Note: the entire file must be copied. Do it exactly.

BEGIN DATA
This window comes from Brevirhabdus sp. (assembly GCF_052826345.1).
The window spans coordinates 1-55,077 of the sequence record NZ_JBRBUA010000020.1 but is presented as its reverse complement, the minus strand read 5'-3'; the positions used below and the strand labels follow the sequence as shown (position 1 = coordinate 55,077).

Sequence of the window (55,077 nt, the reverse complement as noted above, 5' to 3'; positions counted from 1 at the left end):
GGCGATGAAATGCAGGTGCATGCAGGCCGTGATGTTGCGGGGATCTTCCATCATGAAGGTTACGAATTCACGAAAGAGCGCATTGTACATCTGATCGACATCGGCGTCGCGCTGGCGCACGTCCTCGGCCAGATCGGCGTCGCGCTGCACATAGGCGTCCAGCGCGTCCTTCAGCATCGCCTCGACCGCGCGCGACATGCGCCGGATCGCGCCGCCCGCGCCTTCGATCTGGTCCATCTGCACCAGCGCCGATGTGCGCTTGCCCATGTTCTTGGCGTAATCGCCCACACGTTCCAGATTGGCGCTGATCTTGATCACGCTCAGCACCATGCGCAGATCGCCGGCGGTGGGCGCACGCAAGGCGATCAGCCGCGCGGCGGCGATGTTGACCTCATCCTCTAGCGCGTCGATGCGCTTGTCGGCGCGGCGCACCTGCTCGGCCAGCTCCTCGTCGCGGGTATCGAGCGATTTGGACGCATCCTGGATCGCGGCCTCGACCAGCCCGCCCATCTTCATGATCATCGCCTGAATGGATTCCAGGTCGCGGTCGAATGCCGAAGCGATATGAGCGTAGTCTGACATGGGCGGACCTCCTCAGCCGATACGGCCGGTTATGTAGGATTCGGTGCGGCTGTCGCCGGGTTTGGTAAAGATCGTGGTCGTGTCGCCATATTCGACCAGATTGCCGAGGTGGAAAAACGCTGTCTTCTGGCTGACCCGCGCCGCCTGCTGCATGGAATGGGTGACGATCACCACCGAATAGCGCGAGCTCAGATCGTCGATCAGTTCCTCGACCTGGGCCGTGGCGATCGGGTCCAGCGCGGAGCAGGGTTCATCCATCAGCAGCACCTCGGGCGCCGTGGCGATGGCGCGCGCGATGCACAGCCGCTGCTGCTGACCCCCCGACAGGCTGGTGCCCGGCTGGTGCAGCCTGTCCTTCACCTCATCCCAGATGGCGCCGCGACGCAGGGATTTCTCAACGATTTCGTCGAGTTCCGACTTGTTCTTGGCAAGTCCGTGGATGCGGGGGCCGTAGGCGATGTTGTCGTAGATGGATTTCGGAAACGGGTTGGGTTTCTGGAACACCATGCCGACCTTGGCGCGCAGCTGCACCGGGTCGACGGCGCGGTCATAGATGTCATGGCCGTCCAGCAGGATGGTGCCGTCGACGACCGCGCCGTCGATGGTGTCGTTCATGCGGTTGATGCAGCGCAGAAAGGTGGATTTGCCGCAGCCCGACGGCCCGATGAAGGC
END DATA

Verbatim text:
This window comes from Brevirhabdus sp. (assembly GCF_052826345.1).
The window spans coordinates 1-55,077 of the sequence record NZ_JBRBUA010000020.1 but is presented as its reverse complement, the minus strand read 5'-3'; the positions used below and the strand labels follow the sequence as shown (position 1 = coordinate 55,077).

Sequence of the window (55,077 nt, the reverse complement as noted above, 5' to 3'; positions counted from 1 at the left end):
GGCGATGAAATGCAGGTGCATGCAGGCCGTGATGTTGCGGGGATCTTCCATCATGAAGGTTACGAATTCACGAAAGAGCGCATTGTACATCTGATCGACATCGGCGTCGCGCTGGCGCACGTCCTCGGCCAGATCGGCGTCGCGCTGCACATAGGCGTCCAGCGCGTCCTTCAGCATCGCCTCGACCGCGCGCGACATGCGCCGGATCGCGCCGCCCGCGCCTTCGATCTGGTCCATCTGCACCAGCGCCGATGTGCGCTTGCCCATGTTCTTGGCGTAATCGCCCACACGTTCCAGATTGGCGCTGATCTTGATCACGCTCAGCACCATGCGCAGATCGCCGGCGGTGGGCGCACGCAAGGCGATCAGCCGCGCGGCGGCGATGTTGACCTCATCCTCTAGCGCGTCGATGCGCTTGTCGGCGCGGCGCACCTGCTCGGCCAGCTCCTCGTCGCGGGTATCGAGCGATTTGGACGCATCCTGGATCGCGGCCTCGACCAGCCCGCCCATCTTCATGATCATCGCCTGAATGGATTCCAGGTCGCGGTCGAATGCCGAAGCGATATGAGCGTAGTCTGACATGGGCGGACCTCCTCAGCCGATACGGCCGGTTATGTAGGATTCGGTGCGGCTGTCGCCGGGTTTGGTAAAGATCGTGGTCGTGTCGCCATATTCGACCAGATTGCCGAGGTGGAAAAACGCTGTCTTCTGGCTGACCCGCGCCGCCTGCTGCATGGAATGGGTGACGATCACCACCGAATAGCGCGAGCTCAGATCGTCGATCAGTTCCTCGACCTGGGCCGTGGCGATCGGGTCCAGCGCGGAGCAGGGTTCATCCATCAGCAGCACCTCGGGCGCCGTGGCGATGGCGCGCGCGATGCACAGCCGCTGCTGCTGACCCCCCGACAGGCTGGTGCCCGGCTGGTGCAGCCTGTCCTTCACCTCATCCCAGATGGCGCCGCGACGCAGGGATTTCTCAACGATTTCGTCGAGTTCCGACTTGTTCTTGGCAAGTCCGTGGATGCGGGGGCCGTAGGCGATGTTGTCGTAGATGGATTTCGGAAACGGGTTGGGTTTCTGGAACACCATGCCGACCTTGGCGCGCAGCTGCACCGGGTCGACGGCGCGGTCATAGATGTCATGGCCGTCCAGCAGGATGGTGCCGTCGACGACCGCGCCGTCGATGGTGTCGTTCATGCGGTTGATGCAGCGCAGAAAGGTGGATTTGCCGCAGCCCGACGGCCCGATGAAGGC